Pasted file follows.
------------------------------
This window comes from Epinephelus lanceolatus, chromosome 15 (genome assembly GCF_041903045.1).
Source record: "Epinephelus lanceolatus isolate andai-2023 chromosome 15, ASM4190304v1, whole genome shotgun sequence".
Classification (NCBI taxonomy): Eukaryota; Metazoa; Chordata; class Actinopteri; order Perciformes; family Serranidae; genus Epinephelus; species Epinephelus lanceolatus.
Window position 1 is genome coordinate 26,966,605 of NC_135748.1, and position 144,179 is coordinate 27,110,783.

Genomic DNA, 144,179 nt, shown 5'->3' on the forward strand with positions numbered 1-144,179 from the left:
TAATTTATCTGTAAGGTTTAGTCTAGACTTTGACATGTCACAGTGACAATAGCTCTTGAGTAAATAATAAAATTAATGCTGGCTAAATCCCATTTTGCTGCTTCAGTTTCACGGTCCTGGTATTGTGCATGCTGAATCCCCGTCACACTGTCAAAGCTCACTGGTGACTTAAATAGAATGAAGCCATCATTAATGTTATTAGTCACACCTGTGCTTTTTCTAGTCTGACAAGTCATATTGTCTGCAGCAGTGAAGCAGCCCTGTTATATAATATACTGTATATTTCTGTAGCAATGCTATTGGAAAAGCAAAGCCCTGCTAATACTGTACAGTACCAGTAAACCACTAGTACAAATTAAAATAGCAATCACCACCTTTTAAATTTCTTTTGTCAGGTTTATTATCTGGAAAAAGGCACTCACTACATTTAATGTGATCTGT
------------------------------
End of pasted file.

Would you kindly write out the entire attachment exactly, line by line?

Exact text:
This window comes from Epinephelus lanceolatus, chromosome 15 (genome assembly GCF_041903045.1).
Source record: "Epinephelus lanceolatus isolate andai-2023 chromosome 15, ASM4190304v1, whole genome shotgun sequence".
Classification (NCBI taxonomy): Eukaryota; Metazoa; Chordata; class Actinopteri; order Perciformes; family Serranidae; genus Epinephelus; species Epinephelus lanceolatus.
Window position 1 is genome coordinate 26,966,605 of NC_135748.1, and position 144,179 is coordinate 27,110,783.

Genomic DNA, 144,179 nt, shown 5'->3' on the forward strand with positions numbered 1-144,179 from the left:
TAATTTATCTGTAAGGTTTAGTCTAGACTTTGACATGTCACAGTGACAATAGCTCTTGAGTAAATAATAAAATTAATGCTGGCTAAATCCCATTTTGCTGCTTCAGTTTCACGGTCCTGGTATTGTGCATGCTGAATCCCCGTCACACTGTCAAAGCTCACTGGTGACTTAAATAGAATGAAGCCATCATTAATGTTATTAGTCACACCTGTGCTTTTTCTAGTCTGACAAGTCATATTGTCTGCAGCAGTGAAGCAGCCCTGTTATATAATATACTGTATATTTCTGTAGCAATGCTATTGGAAAAGCAAAGCCCTGCTAATACTGTACAGTACCAGTAAACCACTAGTACAAATTAAAATAGCAATCACCACCTTTTAAATTTCTTTTGTCAGGTTTATTATCTGGAAAAAGGCACTCACTACATTTAATGTGATCTGT